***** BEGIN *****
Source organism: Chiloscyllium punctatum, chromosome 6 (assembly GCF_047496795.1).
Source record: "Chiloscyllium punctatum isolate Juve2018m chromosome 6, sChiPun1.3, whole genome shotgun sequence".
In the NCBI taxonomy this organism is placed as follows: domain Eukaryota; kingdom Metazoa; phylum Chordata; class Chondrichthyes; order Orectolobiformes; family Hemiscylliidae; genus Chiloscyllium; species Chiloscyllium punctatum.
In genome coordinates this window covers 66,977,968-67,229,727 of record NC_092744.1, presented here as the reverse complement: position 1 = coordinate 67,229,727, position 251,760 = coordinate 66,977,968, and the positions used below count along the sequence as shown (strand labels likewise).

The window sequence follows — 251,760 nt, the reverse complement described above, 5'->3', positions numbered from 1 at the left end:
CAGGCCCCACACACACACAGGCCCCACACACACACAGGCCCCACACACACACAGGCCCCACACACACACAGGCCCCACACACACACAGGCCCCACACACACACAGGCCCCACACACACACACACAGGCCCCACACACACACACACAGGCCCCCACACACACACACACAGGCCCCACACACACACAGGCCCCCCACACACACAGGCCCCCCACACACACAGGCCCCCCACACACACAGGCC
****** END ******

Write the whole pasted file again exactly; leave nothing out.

Source organism: Chiloscyllium punctatum, chromosome 6 (assembly GCF_047496795.1).
Source record: "Chiloscyllium punctatum isolate Juve2018m chromosome 6, sChiPun1.3, whole genome shotgun sequence".
In the NCBI taxonomy this organism is placed as follows: domain Eukaryota; kingdom Metazoa; phylum Chordata; class Chondrichthyes; order Orectolobiformes; family Hemiscylliidae; genus Chiloscyllium; species Chiloscyllium punctatum.
In genome coordinates this window covers 66,977,968-67,229,727 of record NC_092744.1, presented here as the reverse complement: position 1 = coordinate 67,229,727, position 251,760 = coordinate 66,977,968, and the positions used below count along the sequence as shown (strand labels likewise).

The window sequence follows — 251,760 nt, the reverse complement described above, 5'->3', positions numbered from 1 at the left end:
CAGGCCCCACACACACACAGGCCCCACACACACACAGGCCCCACACACACACAGGCCCCACACACACACAGGCCCCACACACACACAGGCCCCACACACACACAGGCCCCACACACACACACACAGGCCCCACACACACACACACAGGCCCCCACACACACACACACAGGCCCCACACACACACAGGCCCCCCACACACACAGGCCCCCCACACACACAGGCCCCCCACACACACAGGCC